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first_img With Pinnacle´s HD mini Stick viewers can enjoy clear, sharp pictures on their PC or Mac. The mini-Stick supports digital over-the-air TV (ATSC) and unencrypted digital cable TV (ClearQAM) for SDTV and HDTV with resolutions of up to 1080i.With Pinnacle´s TV Center Pro 5 software, viewer´s can record and watch high-quality SD and HD TV shows on their personal computer. Viewers can also record TV shows in MPEG-1, MPEG-2 or DivX formats and save the programs on a hard drive or directly to a DVD. Pinnacle also includes a trial version for MPEG-4 support that allows users to output to a Sony PSP or an Apple iPod. In the software package you will also find VideoSpin which allows users to quickly trim the length of their recordings.The HD mini Stick comes with a mini remote control, high-gain telescopic antenna, video recording and editing software and a travel bag. Pinnacle PCTV HD mini Stick and Pinnacle TV for Mac HD mini Stick will be available in stores and online by September 21. The suggested retail price for the PCTV HD mini Stick is $119.99 and $129.99 for the Pinnacle TV for Mac HD mini Stick, which will also be available in selected Apple Stores.Via: Pinnacle Image courtesy of Pinnacle Explore further Citation: Pinnacle Unveils Compact USB Digital HDTV Tuner (2008, September 8) retrieved 18 August 2019 from https://phys.org/news/2008-09-pinnacle-unveils-compact-usb-digital.html 2010 sees Apple at pinnacle of tech industry Just in time for the Fall Season TV line up, Pinnacle has introduce their new ultra-compact HDTV tuner with some features found in DVR’s. With Pinnacle´s HDTV Stick you can also pause live TV and record shows to a hard drive or DVD. This document is subject to copyright. Apart from any fair dealing for the purpose of private study or research, no part may be reproduced without the written permission. The content is provided for information purposes only.last_img read more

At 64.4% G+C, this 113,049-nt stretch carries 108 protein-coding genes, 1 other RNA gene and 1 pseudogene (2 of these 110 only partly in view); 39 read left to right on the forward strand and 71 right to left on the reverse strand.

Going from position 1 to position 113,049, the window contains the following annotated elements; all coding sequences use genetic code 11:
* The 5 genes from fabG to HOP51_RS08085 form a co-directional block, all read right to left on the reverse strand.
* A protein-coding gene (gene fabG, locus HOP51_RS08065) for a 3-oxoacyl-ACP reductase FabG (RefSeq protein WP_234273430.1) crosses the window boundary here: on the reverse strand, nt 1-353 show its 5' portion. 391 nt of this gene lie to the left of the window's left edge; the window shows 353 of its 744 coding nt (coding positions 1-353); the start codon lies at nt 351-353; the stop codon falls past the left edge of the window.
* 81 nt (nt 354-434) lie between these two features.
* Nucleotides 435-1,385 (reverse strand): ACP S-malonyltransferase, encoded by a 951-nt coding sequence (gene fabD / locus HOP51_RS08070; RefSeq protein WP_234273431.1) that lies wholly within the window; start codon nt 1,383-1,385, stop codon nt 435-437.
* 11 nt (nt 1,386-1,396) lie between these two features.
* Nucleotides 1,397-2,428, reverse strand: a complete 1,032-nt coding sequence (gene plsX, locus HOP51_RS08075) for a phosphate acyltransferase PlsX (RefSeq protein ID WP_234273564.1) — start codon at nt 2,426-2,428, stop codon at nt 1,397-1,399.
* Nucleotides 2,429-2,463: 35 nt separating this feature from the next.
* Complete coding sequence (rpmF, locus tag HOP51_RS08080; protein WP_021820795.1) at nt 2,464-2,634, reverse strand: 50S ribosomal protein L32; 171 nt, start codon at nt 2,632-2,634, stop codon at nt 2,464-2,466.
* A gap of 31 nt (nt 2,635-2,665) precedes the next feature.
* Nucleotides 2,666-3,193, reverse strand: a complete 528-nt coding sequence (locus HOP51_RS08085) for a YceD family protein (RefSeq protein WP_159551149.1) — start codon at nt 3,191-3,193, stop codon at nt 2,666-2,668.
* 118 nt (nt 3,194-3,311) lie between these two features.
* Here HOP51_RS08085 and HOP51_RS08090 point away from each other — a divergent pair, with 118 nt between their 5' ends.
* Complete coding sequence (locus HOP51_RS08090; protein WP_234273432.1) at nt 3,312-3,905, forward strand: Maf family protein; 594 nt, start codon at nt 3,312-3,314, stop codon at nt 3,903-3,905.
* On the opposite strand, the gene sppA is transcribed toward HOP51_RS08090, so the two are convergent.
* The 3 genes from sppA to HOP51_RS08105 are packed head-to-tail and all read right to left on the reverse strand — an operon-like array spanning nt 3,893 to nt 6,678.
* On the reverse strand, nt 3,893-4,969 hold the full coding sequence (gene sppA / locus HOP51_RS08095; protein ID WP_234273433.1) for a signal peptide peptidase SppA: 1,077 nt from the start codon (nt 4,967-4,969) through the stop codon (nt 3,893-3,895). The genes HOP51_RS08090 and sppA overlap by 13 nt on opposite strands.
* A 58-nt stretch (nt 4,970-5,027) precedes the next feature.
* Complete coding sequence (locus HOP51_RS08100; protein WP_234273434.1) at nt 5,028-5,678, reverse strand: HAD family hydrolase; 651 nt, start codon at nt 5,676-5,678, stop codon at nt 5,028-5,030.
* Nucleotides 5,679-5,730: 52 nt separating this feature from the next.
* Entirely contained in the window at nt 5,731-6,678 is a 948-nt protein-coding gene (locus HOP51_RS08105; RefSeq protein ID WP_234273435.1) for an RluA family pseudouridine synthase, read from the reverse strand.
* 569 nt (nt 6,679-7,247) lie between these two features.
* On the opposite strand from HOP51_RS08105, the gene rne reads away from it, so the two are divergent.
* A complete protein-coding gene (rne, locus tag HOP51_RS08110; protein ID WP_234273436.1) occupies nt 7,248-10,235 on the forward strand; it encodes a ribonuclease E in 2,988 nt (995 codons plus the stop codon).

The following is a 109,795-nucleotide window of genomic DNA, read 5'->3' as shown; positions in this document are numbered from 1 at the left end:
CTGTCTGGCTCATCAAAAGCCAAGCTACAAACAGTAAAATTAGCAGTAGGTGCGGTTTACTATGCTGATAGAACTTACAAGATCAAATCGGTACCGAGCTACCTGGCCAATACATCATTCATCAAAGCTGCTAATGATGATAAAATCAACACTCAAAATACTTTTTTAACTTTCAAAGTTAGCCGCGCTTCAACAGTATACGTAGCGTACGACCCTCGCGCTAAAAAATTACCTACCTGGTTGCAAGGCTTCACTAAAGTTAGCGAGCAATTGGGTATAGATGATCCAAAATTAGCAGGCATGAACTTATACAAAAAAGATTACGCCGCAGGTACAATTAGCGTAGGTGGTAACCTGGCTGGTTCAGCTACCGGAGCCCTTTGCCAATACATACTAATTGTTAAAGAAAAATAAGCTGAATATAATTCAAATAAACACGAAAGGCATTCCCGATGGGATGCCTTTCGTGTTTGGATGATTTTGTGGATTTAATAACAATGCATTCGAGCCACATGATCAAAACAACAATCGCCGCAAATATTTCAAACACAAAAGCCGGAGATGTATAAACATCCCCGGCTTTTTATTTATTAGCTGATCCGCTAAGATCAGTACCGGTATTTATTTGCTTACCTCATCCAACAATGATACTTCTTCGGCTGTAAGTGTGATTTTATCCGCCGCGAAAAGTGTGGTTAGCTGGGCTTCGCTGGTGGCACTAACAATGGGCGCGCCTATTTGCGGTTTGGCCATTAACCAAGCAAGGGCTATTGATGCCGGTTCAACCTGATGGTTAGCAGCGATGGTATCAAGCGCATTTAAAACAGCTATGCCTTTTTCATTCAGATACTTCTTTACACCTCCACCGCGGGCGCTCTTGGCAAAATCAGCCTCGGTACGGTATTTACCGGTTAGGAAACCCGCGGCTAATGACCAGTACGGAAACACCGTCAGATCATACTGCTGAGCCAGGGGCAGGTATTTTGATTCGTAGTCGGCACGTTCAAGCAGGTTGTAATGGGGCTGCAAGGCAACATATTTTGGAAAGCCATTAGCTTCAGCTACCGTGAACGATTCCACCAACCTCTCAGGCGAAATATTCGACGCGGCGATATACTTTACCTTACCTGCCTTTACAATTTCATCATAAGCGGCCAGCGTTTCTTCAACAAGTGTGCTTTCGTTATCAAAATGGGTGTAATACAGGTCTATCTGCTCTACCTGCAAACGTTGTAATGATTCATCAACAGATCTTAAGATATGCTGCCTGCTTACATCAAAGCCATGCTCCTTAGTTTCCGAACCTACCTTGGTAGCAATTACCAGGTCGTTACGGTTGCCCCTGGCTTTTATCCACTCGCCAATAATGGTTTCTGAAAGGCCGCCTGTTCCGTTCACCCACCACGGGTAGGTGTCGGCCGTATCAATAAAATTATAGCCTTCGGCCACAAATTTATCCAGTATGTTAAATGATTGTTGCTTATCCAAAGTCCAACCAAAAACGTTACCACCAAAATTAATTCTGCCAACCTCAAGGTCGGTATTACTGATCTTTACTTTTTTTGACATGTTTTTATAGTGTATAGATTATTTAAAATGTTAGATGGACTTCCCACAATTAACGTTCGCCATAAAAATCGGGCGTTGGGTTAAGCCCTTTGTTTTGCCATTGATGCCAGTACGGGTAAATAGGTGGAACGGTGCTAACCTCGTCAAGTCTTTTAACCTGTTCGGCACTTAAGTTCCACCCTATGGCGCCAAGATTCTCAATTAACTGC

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first_img Resistant gut bacteria will not go away by themselves More information: High Frequency of Horizontal Gene Transfer in the Oceans, Lauren D. McDaniel et al. Science 1 October 2010: Vol. 330. no. 6000, p. 5. DOI:10.1126/science.1192243 (PhysOrg.com) — A new study suggests that genes are transferred from one micro-organism to another up to a hundred million times more frequently than previously thought. Explore further A. TEMs of GTA particles of Roseovarius nubinhibens ISM (bar = 20 nm). B. TEMs ofGTAs produced by Reugeria mobilis 45A6 (bar = 50 nm). Image credit: Science , DOI:10.1126/science.1192243 Virus-like particles called gene transfer agents (GTAs) are produced by alpha-proteobacteria and pass from one microbe to another, taking random pieces of genetic material up to 1,000 bases long with them. The high frequency with which this has been found to occur may provide a mechanism by which bacteria in the oceans acquire novel traits, and may play an important role in evolutionary processes.One of the researchers, marine microbiologist John Paul, of the University of South Florida College of Marine Science in St Petersburg, said scientists had known “there’s a lot of gene shuffling going on in bacteria,” but until now no one had found a plausible mechanism for this horizontal gene transfer (as opposed to transfer of genes down the generations).The existence of GTAs has been known since their discovery in 1974, but until now they were considered merely curiosities or laboratory anomalies. In the laboratory bacteria only produce GTAs in their “stationary phase”, which occurs when they are under stress through crowding, waste buildup and so on. The extent to which they play a part in nature outside of the laboratory was previously unkown, but they have been found in most members of the alpha-proteobacteria. The team led by Paul first genetically engineered GTAs in two species of alpha-proteobacteria to contain a set of genes that conferred antibiotic resistance. They stressed the bacteria to initiate the stationary phase, and then filtered out and purified the GTAs.They then sealed the GTAs in bags of seawater drawn from a variety of coastal environments in Florida and the Gulf of Mexico. The water samples were teeming with alpha-proteobacteria and other microbes. The bags were then floated in the ocean to simulate natural conditions. After incubation in antibiotics overnight, the various kinds of bacteria surviving in the samples were examined and genetically sequenced. The researchers found up to 47% percent of the naturally occurring bacteria had incorporated the GTAs and their genetic contents into their own genomes.Lauren McDaniel, one of the co-authors of the paper said they were “absolutely amazed to see exact matches for the genes we put into the donor strain in different genera…” There are other means of horizontal gene transfer, such as cell to cell contact, by plasmids (mobile genetic elements) or by bacterial viruses, but these were unlikely to produce the results found.The paper, published in the journal Science may help explain how bacteria can rapidly adapt to change, and quickly become resistant to antibiotics. Genes spread horizontally to other bacteria can lead to an increase in the frequency of those genes if they are beneficial and lead to better chances of survival. © 2010 PhysOrg.com Citation: Horizontal gene transfer in microbes much more frequent than previoulsy thought (2010, October 4) retrieved 18 August 2019 from https://phys.org/news/2010-10-horizontal-gene-microbes-frequent-previoulsy.html This document is subject to copyright. Apart from any fair dealing for the purpose of private study or research, no part may be reproduced without the written permission. The content is provided for information purposes only.last_img read more